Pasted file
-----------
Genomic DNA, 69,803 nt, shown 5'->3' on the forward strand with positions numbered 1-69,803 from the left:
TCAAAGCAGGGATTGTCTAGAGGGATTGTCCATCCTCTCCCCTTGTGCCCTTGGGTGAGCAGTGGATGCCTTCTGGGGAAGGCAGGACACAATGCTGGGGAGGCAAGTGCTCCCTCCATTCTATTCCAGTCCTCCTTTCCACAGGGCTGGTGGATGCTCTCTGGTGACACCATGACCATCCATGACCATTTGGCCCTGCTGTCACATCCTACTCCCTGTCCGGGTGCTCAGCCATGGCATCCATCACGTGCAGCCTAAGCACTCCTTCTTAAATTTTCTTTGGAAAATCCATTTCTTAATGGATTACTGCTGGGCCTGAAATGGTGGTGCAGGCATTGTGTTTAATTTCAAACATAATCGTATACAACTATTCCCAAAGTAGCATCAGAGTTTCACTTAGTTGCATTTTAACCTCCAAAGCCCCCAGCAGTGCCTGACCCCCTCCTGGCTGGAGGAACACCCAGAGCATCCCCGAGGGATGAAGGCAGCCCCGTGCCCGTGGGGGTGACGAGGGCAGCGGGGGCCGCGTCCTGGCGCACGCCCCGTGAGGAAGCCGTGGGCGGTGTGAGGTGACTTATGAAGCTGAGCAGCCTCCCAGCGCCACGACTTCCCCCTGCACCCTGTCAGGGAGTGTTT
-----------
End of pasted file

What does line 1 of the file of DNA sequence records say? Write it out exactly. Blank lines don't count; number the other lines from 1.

Genomic DNA, 69,803 nt, shown 5'->3' on the forward strand with positions numbered 1-69,803 from the left: